May 2015 on the Farm

This spring seems more beautiful that any spring I remember. The slow build with the cooler weather tantalisingly stretched early spring out. Then we had the bright dry middle, when buds burst, grass grew, the hedges flowered. Now we have the grand finale of spring.  The May, the hawthorn flower, covers the hedges with blossom.  The trees drip with new leaves of every green that you can imagine, and few you hadn't believed possible, and young of every kind ventures out into the big world.  

That has the buzzards and other birds of prey very happy: daft young rabbits sniffing the growing grass make the job of rearing a clutch of hungry meat-eating chicks considerably easier.  A young buzzard waits for me to pass down the lane, knowing rabbits, field mice and voles will startle into his waiting talons. 

CROPS - In the fields, the crops grow.  Warmth and moisture drive the dance of their growth stages. The stately progression of growth through winter and early spring now gains pace to become the wild bacchanal as ears emerge in barley and wheat, and the rape flowers its vivid yellow.  The crops use the soil's precious moisture to grow and flower, harvesting the sun's energy to set seed, to ensure their species' future.  
PLAYGROUND - In the farm playground, it's lovely to see children connecting with this process as they play with the tractors and our pretend cows, and see the grass grow and the lambs and calves eating it.  Children know how to play, and we gently inform them of the facts of farming.  The children seem to relish the connections they start to see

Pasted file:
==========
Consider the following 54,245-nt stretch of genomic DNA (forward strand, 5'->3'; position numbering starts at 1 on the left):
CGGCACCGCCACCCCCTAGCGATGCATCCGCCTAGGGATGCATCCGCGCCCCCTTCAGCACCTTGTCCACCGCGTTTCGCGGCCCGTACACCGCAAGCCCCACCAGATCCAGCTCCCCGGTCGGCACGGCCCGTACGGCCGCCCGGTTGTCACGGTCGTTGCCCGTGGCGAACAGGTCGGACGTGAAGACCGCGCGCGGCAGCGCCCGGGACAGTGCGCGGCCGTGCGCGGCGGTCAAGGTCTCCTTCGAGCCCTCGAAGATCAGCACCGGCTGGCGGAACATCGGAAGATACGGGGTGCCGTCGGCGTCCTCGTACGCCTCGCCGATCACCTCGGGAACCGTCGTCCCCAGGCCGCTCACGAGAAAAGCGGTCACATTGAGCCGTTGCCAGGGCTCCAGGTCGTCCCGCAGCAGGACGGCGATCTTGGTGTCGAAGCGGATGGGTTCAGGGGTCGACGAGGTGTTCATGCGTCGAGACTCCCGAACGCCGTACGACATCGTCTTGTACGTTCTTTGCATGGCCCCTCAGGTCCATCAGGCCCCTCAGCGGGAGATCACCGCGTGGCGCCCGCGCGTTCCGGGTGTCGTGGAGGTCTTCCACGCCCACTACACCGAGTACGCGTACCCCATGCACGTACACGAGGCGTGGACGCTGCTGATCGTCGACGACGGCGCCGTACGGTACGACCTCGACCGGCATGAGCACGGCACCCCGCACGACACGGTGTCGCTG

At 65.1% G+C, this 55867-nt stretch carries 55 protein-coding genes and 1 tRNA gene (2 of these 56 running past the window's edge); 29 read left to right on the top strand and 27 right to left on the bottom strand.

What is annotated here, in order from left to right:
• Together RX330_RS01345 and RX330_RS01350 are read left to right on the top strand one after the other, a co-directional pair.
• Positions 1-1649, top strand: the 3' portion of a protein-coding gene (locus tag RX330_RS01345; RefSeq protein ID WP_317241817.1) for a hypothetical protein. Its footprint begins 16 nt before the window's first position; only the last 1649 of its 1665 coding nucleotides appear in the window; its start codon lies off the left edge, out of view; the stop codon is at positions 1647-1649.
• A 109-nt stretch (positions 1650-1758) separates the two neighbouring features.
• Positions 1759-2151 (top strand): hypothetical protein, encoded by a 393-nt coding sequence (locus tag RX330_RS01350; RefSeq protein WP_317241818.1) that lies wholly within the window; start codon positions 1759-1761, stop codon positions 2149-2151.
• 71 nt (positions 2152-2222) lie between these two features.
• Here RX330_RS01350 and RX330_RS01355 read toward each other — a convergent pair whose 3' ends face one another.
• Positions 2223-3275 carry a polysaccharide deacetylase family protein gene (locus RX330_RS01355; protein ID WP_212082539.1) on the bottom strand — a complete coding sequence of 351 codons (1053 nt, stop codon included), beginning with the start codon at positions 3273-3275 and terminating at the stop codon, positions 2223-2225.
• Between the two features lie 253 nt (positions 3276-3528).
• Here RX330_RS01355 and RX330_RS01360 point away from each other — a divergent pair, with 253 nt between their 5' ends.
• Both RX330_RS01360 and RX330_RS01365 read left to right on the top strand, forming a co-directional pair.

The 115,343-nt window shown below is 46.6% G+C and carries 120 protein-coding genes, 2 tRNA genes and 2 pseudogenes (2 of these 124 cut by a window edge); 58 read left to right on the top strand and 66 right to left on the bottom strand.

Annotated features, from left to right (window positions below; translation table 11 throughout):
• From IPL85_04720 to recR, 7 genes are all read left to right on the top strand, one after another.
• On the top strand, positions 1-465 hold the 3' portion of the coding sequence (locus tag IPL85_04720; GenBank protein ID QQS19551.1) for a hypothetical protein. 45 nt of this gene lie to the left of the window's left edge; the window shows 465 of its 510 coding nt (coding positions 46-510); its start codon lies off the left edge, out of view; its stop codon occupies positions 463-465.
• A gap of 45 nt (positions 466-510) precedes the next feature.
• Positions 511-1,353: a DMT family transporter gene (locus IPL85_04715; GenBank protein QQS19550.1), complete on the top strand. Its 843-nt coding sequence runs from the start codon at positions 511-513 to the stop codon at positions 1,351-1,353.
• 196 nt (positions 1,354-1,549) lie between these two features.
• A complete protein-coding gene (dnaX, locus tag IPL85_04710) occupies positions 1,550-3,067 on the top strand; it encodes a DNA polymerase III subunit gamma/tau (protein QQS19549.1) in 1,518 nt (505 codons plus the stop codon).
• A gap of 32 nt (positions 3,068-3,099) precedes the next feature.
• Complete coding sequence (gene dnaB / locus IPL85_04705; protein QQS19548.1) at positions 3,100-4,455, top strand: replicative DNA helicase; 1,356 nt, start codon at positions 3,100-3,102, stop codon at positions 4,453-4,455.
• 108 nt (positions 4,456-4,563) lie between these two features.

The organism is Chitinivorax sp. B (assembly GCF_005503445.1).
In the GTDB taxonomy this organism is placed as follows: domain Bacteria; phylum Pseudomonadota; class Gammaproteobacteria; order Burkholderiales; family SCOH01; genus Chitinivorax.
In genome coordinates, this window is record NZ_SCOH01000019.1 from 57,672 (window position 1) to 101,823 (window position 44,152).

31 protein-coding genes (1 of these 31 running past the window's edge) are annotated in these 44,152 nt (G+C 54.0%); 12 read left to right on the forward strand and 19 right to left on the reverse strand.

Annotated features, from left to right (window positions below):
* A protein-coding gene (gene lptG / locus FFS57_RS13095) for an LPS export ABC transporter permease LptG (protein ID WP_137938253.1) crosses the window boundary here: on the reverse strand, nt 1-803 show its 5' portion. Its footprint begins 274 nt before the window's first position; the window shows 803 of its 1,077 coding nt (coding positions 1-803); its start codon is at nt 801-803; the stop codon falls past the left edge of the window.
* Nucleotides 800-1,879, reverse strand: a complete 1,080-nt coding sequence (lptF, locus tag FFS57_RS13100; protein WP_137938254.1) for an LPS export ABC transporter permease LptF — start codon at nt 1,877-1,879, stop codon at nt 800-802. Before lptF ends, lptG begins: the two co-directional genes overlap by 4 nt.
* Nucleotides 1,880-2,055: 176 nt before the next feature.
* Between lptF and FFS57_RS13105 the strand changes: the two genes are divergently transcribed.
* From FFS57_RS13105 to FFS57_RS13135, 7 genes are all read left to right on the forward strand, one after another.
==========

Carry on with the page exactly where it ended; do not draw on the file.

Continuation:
GRASS - The cows are day and night at pasture, now there is plenty of grass to feed them.  Last month's anxious wait to have enough grass available for them almost overnight changes to measuring how much we need to cut to avoid the grass going long, stalky and unpalatable in front of the cows.  We close up the paddocks they will never eat in time, and cut it for winter feed. 

COWS - The plants drive to reproduce. The cows do too.  At the beginning of May we watch all the spring calving cows to see if they are keen to breed. In the middle of the month we start to satisfy that desire.  In the first 3 weeks, almost all the cows will enjoy a service, and about two thirds will become pregnant if we've got everything right with our fertile little cows.  
CHEESE - the cows are milking very well, which means words are sparse in the cheese dairy.  We have to take care to make great handmade cheese every day, even when muscles ache with the sheer weight of curd to handle.   

GRADING - We've just graded last year's cheese made at this time, and I'm proud to say we've had the best result ever - 98% in the very top category. 


We are fortunate to be hosting some resourceful and hardworking interns from South Africa, Niel Neethling and Elzahn Nel.  They were homesick for a proper South African braai -  barbecue.  They spent the morning preparing a delicious lunch, mushrooms stuffed with caramelised onions, lamb chops and sausages, and pumpkin, all prepared on the barbecue, as well as a delicious malfa pudding (like sticky toffee pudding) and proper custard.  They made delicious Braaibroodjies - toasted sandwiches - on the barbecue.
Braaibroodjies - cut white bread generously.  Butter well, right to the crusts.  Fill well with your favourite food.  I loved their apricot jam & our grated Mature Cheddar braaibroodjie.  Then they made sliced tomato, caramelised onion and again used our grated Mature Cheddar, and that was glorious. Toast well on each side on the barbecue and eat hot. Enjoy!